Hyper connected healthcare is fast becoming standard practice within hospitals and care facilities. As technology becomes more advanced and hospital management teams gain better access to information, patients now have better access to accurate treatment.

The Figures

And recent statistics look to bear this out. Forbes magazine has projected that, by 2020, the healthcare sector’s use of the Internet of Things (IoT) will reach $117bn globally. Just as the IoT gathers a rich variety of information that helps us see how things are used and when, users, in turn, can use the devices in their lives more effectively.

Patient Benefits

With the Internet of Things on board, hospitals and other healthcare facilities can ensure that their patients receive the very best in treatment. This includes:

  • Better access to more accurate data: This ensures that quicker decisions on treatment can be made, and therefore, patients get better treatment when they need it. Based on immediate access to patient vitals and results – care decisions that are better informed, and to ensure the right medication and dosage is prescribed. It can also give healthcare givers the heads-up that there may be risk of a patient downturn before it happens, as they have the evidence coming in to help them maintain health. Once the data gathering process uses RFID tags and readers, it has essentially become automated – meaning that there are fewer human errors present in the system.


  • More personalized care: With information coming in all the time, healthcare providers can immediately focus their attention more on the patients who need urgent medical care at the time they need it most. Because data is constantly being sent to the centralized system, doctors and nurses can adjust and alter the As a result, patients who are not at immediate risk will no longer feel disturbed by caregivers when they prefer to rest. Additionally, patients also quickly receive the best treatment for their conditions, based on up-to-date data coming into the centralized system.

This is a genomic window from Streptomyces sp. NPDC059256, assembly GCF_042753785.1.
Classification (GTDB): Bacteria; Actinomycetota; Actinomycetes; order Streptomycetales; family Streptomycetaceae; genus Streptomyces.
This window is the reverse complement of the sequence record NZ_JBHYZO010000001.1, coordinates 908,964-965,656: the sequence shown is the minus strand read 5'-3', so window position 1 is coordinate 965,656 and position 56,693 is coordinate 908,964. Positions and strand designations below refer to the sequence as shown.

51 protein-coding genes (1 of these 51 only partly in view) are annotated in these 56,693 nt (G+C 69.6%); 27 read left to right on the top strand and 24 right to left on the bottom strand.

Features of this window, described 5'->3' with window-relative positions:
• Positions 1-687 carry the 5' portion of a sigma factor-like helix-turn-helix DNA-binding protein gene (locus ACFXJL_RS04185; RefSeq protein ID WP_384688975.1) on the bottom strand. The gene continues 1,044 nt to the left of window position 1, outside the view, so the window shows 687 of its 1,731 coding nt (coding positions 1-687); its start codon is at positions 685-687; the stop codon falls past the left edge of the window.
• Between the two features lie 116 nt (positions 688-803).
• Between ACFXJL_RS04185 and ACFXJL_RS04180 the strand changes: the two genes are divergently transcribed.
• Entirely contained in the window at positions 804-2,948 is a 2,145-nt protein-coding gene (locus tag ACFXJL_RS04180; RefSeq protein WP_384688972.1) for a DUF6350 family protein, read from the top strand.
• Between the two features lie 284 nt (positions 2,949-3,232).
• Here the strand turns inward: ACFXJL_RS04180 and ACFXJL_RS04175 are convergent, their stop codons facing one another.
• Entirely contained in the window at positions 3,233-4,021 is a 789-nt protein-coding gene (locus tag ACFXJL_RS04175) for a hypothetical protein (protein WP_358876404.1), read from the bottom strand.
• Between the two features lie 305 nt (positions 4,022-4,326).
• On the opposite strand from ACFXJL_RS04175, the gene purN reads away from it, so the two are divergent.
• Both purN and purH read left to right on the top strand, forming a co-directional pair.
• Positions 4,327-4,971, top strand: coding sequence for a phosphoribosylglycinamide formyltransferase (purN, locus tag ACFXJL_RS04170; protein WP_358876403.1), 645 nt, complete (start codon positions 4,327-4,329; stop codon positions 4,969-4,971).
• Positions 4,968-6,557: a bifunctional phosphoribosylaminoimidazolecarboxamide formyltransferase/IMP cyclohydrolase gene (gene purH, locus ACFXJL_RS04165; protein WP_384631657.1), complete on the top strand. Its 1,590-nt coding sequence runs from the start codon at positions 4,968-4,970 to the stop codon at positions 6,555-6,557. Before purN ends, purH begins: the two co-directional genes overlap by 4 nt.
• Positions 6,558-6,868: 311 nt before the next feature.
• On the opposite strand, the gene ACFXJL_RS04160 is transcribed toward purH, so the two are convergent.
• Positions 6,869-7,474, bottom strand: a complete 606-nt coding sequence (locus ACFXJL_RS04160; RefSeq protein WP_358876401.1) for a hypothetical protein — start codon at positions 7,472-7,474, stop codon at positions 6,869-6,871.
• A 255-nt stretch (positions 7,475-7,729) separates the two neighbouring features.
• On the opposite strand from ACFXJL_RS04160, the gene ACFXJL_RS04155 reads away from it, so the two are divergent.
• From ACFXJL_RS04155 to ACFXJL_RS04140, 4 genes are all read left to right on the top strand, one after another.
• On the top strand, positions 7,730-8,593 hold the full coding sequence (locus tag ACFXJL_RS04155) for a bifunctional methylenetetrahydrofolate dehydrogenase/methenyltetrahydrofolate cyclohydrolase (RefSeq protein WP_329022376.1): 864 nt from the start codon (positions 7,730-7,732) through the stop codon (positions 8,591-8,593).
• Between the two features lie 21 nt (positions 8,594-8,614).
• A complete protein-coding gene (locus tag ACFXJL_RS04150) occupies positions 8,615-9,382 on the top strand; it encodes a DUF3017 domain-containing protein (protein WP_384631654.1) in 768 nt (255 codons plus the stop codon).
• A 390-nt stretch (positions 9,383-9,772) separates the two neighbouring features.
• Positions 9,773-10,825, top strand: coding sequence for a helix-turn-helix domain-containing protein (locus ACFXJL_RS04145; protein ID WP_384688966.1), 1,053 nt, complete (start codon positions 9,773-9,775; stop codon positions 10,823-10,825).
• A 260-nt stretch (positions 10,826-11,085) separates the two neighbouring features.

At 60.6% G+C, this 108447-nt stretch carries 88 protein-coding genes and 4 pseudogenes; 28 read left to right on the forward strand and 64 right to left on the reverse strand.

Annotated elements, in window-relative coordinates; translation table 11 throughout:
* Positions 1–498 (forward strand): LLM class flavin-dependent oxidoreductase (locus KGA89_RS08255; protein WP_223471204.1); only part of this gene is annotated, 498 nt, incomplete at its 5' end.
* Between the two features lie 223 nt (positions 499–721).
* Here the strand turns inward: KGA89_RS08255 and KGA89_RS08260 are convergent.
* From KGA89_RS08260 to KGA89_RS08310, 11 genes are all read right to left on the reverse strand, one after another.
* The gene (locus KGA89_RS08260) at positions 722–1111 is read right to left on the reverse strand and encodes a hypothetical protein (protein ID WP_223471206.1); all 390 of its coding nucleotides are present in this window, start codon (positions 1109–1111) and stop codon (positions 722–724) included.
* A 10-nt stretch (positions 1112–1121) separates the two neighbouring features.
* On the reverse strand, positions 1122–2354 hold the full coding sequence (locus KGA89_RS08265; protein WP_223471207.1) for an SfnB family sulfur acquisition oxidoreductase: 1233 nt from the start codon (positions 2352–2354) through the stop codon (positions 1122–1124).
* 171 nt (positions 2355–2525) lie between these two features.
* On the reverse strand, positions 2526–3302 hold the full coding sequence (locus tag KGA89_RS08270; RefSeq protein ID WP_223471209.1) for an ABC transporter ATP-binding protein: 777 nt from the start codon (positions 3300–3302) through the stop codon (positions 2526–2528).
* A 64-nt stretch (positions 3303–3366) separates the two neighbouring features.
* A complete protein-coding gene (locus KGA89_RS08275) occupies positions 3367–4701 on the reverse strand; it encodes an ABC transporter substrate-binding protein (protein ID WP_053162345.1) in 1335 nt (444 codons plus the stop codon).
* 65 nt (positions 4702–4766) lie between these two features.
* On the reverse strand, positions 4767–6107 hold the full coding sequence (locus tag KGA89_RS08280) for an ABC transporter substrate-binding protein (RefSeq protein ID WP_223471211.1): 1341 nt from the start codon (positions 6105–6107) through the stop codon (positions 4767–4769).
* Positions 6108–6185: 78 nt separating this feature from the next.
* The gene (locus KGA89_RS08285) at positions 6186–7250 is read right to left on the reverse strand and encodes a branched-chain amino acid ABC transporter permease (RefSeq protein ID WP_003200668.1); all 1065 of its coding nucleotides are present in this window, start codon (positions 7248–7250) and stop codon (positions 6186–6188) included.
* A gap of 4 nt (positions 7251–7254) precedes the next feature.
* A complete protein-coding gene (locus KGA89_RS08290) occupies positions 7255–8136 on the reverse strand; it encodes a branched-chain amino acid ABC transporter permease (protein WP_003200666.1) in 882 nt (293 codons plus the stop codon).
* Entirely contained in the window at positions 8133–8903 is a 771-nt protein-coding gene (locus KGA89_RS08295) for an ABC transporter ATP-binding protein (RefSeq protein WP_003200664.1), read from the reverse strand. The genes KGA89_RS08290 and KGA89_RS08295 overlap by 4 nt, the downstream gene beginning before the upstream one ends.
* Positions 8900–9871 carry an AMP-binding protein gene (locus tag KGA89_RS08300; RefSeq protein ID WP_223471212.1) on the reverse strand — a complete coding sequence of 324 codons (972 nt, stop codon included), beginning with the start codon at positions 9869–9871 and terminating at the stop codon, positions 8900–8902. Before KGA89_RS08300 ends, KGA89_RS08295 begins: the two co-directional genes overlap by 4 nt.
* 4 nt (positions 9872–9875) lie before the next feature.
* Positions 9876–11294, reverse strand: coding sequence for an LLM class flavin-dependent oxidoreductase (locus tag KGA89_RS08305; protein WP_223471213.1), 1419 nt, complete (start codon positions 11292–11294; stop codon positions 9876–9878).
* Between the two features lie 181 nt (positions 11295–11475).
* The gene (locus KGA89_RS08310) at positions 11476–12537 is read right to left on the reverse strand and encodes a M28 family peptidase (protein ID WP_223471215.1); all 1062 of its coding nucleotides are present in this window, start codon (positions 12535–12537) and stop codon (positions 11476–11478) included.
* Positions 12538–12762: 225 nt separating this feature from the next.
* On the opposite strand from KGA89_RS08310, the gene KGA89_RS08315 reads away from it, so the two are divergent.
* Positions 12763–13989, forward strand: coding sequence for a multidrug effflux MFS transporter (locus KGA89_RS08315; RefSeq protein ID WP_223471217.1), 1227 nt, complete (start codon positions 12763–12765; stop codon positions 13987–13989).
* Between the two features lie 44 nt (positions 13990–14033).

• Quicker treatment: As patients are given wristbands with RFID chips embedded within, healthcare professionals have quicker access to their information. This comes in two forms: 1) Either as real-time data that comes in within a few seconds of the tag’s signal being read by RFID sensors; 2) Healthcare professionals can simply scan the patient’s wristband and their health records come up within seconds. This means that healthcare professionals spend less time trying to find the information they need to actually treat patients.


  • Hand Hygiene and reduced risk of infection from within the hospital context: HAIs are both surprisingly common and one of the top contributors to patient deaths in the US. Although HAI acquisition has been significantly reduced, there are still loopholes.


  • IoT at home :  With the right devices installed at home, including wearable or static monitoring devices and smartphones – researches can plan how to keep track of drug intake and patient safety. It also shows up any side effects that might come as a result of medications, even if patients don’t report these side effects. Not all patients with chronic diseases require the level of hospital care – but they do still require monitoring of some sort. This is where home environment monitoring comes in – some apps send out alerts to patients who need to keep track of, for instance, diabetes, with items such as smart pill boxes sending through data to the providers that patients are taking their medication. There are also devices such as wireless blood pressure monitors and Bluetooth scales, all of which help patients keep track the easy way and manage chronic diseases.


  • Better access to the right equipment : Accessing the right equipment when it’s needed is an issue that particularly large healthcare facilities face. With so much expensive equipment onsite, if inadequate records of where exactly each piece is stored can mean both that: healthcare professionals do not know where the right equipment is, and therefore they spend much needed time trying to find it; and hospitals unnecessarily overspend on extra equipment that isn’t needed. With RFID tracking on hand, the nearest available piece of equipment can be found and retrieved within minutes, and hospitals can divert funds to where it’s needed most (and this is often towards improving patient care).


  • Improved supply management processes : There are two aspects to this, notably: reassigning patients to an underused MRI scan so that they receive the same scans, rather than one that is over used. In the pharmacy, access to the right tracking equipment ensures that the correct amount of drugs can be provided to patients, whilst also ensuring all drugs have not expired.

As the Internet of Things is gradually proving to its users, there is the added benefit of ensuring that hospitals can manage their budgets more effectively. With accurate data coming in, in real-time, management teams can divert finance to the areas where it is needed most, ensuring a more even distribution of treatment and healthcare professional cover.